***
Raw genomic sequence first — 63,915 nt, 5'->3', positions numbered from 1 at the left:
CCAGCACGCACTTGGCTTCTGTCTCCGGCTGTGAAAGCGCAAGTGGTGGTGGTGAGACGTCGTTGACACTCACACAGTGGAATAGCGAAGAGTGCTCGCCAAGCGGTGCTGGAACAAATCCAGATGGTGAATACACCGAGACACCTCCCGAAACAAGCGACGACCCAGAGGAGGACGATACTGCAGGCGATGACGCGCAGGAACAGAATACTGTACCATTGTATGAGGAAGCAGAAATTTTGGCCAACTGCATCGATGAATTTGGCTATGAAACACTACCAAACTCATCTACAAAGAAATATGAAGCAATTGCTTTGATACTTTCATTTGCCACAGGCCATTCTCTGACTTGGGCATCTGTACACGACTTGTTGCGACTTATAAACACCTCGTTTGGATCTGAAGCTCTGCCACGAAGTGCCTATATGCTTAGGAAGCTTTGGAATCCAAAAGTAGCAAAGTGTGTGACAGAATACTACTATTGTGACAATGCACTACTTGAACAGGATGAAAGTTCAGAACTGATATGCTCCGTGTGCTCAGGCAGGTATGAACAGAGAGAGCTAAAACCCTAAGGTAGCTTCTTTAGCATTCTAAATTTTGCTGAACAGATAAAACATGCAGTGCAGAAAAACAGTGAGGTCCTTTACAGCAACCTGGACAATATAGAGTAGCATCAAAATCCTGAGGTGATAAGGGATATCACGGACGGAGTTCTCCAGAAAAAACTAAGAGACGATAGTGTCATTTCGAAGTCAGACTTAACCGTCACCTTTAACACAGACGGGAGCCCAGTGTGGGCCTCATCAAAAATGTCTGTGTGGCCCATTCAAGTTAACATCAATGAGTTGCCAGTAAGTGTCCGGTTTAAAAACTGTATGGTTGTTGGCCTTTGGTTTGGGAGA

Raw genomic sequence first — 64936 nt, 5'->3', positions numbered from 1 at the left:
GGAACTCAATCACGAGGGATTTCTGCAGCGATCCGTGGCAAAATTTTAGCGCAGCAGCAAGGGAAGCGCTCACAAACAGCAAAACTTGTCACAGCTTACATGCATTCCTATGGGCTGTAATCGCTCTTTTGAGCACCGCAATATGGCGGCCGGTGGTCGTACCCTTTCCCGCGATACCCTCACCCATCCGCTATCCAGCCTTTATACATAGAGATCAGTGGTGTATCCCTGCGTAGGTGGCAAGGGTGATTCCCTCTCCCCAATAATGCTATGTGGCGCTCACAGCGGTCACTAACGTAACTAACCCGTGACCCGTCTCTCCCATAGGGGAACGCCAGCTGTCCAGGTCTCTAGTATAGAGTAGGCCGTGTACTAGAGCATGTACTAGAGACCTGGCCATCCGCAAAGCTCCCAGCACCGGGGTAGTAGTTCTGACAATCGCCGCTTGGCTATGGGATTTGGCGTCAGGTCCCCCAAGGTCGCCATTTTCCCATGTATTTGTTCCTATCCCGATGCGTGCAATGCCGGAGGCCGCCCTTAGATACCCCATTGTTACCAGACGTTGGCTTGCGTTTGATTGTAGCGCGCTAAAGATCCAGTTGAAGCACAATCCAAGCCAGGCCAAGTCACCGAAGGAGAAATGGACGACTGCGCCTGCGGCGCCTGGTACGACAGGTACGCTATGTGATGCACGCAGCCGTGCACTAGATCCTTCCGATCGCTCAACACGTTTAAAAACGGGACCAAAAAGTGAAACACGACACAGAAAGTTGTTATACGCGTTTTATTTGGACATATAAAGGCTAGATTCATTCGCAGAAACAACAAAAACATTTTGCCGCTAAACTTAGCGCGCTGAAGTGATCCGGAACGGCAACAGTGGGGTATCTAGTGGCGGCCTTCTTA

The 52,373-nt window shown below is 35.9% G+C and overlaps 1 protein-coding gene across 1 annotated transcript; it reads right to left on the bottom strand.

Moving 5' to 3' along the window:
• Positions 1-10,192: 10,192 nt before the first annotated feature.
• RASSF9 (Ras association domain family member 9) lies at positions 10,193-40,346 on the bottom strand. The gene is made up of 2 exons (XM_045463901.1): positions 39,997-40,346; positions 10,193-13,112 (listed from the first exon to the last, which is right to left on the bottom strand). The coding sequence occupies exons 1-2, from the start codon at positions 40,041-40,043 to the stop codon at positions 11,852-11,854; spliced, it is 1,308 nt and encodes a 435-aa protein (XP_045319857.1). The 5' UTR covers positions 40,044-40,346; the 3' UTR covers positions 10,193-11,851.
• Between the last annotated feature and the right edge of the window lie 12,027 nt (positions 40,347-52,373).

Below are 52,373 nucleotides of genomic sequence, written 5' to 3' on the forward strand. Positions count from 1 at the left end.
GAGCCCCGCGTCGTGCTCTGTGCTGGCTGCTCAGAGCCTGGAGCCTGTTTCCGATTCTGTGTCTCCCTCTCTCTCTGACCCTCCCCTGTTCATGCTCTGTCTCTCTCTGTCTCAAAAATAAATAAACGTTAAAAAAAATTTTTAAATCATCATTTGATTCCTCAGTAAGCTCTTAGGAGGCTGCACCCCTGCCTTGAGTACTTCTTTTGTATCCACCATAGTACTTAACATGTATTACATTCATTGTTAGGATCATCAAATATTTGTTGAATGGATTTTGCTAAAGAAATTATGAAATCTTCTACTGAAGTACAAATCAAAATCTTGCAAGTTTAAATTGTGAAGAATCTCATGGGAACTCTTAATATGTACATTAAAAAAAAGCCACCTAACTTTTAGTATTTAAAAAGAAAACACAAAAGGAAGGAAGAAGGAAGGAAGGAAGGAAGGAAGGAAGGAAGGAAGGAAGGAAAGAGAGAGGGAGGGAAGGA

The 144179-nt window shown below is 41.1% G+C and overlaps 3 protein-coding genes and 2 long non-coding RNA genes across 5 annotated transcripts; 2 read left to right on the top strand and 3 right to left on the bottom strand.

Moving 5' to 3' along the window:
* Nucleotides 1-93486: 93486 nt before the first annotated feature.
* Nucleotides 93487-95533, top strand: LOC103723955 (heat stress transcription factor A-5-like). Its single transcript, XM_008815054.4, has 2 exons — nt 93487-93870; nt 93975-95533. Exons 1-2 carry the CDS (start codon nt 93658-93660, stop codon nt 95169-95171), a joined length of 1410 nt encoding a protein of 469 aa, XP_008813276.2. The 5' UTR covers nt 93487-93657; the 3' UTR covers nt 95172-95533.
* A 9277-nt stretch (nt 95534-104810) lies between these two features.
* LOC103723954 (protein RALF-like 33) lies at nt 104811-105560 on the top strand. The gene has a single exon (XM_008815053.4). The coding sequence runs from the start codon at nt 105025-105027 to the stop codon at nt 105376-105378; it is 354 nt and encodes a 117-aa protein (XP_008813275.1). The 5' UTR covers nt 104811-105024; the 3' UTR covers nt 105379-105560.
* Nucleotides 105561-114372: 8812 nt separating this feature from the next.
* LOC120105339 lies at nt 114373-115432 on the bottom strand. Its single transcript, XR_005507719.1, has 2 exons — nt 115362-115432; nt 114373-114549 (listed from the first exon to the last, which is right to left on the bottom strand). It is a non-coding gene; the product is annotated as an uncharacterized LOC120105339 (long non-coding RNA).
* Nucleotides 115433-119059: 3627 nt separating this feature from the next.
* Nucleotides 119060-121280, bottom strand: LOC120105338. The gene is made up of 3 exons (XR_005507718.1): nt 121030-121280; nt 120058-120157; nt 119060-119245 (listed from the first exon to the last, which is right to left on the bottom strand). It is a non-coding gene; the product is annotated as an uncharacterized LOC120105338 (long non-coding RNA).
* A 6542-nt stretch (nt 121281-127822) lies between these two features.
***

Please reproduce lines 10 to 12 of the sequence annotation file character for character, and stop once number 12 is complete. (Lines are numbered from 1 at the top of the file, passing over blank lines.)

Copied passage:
Below are 52,373 nucleotides of genomic sequence, written 5' to 3' on the forward strand. Positions count from 1 at the left end.
GAGCCCCGCGTCGTGCTCTGTGCTGGCTGCTCAGAGCCTGGAGCCTGTTTCCGATTCTGTGTCTCCCTCTCTCTCTGACCCTCCCCTGTTCATGCTCTGTCTCTCTCTGTCTCAAAAATAAATAAACGTTAAAAAAAATTTTTAAATCATCATTTGATTCCTCAGTAAGCTCTTAGGAGGCTGCACCCCTGCCTTGAGTACTTCTTTTGTATCCACCATAGTACTTAACATGTATTACATTCATTGTTAGGATCATCAAATATTTGTTGAATGGATTTTGCTAAAGAAATTATGAAATCTTCTACTGAAGTACAAATCAAAATCTTGCAAGTTTAAATTGTGAAGAATCTCATGGGAACTCTTAATATGTACATTAAAAAAAAGCCACCTAACTTTTAGTATTTAAAAAGAAAACACAAAAGGAAGGAAGAAGGAAGGAAGGAAGGAAGGAAGGAAGGAAGGAAGGAAGGAAAGAGAGAGGGAGGGAAGGA

The 144179-nt window shown below is 41.1% G+C and overlaps 3 protein-coding genes and 2 long non-coding RNA genes across 5 annotated transcripts; 2 read left to right on the top strand and 3 right to left on the bottom strand.